Far less showy, but fascinating in its own kind, is the Round-leaved Sundew (Drosera rotundifolia). I found a population of this carnivorous plant near one of the bogs today. Sundew plants trap insects with a sticky secretion that is exuded from hairlike extensions of their leaves and absorb nutrients from their catch.
Round-leaved Sundew (Drosera rotundifolia), a carnivorous plant

Clearly, our surveys often include more than just birds. Even though birds are excellent environmental indicators, other organisms can provide additional information on the health of a natural area. For example, every vernal pool I checked today lacked salamander or frog larvae, even though a few weeks ago there were literally thousands. Most pools still held water today so all tadpoles must have completed their metamorphosis in time before the water dried up -- it is nice to know that our vernal pool breeding amphibians had a good year because that does not always happen. Nine different species of amphibians were observed at Croft this morning.

Apart from Gray Squirrels Eastern Chipmunks and White-tailed Deer we usually don't encounter many mammals on our surveys. However, we're always on the lookout for telltale signs, such as scat, tracks, scrapes, etc., that indicate the presence of certain species.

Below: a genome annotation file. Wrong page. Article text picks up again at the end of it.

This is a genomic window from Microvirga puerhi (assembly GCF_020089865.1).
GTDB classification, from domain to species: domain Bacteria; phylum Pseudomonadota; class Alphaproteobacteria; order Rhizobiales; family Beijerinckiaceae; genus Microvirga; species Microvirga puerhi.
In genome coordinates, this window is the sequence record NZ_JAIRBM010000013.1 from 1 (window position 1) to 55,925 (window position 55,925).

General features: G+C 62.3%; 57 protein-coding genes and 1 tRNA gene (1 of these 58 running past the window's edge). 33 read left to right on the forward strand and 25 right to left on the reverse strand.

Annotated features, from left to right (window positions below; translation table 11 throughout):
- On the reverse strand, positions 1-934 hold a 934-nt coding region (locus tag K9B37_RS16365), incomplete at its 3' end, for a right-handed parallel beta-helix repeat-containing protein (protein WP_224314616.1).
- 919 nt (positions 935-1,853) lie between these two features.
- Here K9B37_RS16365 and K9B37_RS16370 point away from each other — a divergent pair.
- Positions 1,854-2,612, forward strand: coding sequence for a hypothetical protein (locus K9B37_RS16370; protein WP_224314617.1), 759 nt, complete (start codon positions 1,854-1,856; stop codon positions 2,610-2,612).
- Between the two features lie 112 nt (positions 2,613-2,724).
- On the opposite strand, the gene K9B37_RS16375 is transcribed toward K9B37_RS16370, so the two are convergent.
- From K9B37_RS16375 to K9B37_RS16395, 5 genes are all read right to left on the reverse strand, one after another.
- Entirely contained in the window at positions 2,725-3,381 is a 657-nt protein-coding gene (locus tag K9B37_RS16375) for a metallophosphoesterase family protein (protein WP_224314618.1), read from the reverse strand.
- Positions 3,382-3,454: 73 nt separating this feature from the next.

Pile of moose droppings in one of the habitat management areas

In order to get a better feel for the mammal diversity in an area I sometimes install trail cameras that automatically photograph anything that trips their infrared trigger beam. One such cameras was in use at the Croft Preserve since last winter but its batteries had run out, so I retrieved it today. Many of the images taken by this camera showed leaves blowing in the wind in front of the lens, but there were some very good shots as well. Below are a few pictures of some of the animals it documented:

White-tailed Deer

This one unfortunately moved out of range too fast, but this is the unmistakable back-end of a moose! Hopefully I'll be able to get some better images in the future. You'll see them here if I do!
All photos by Twan Leenders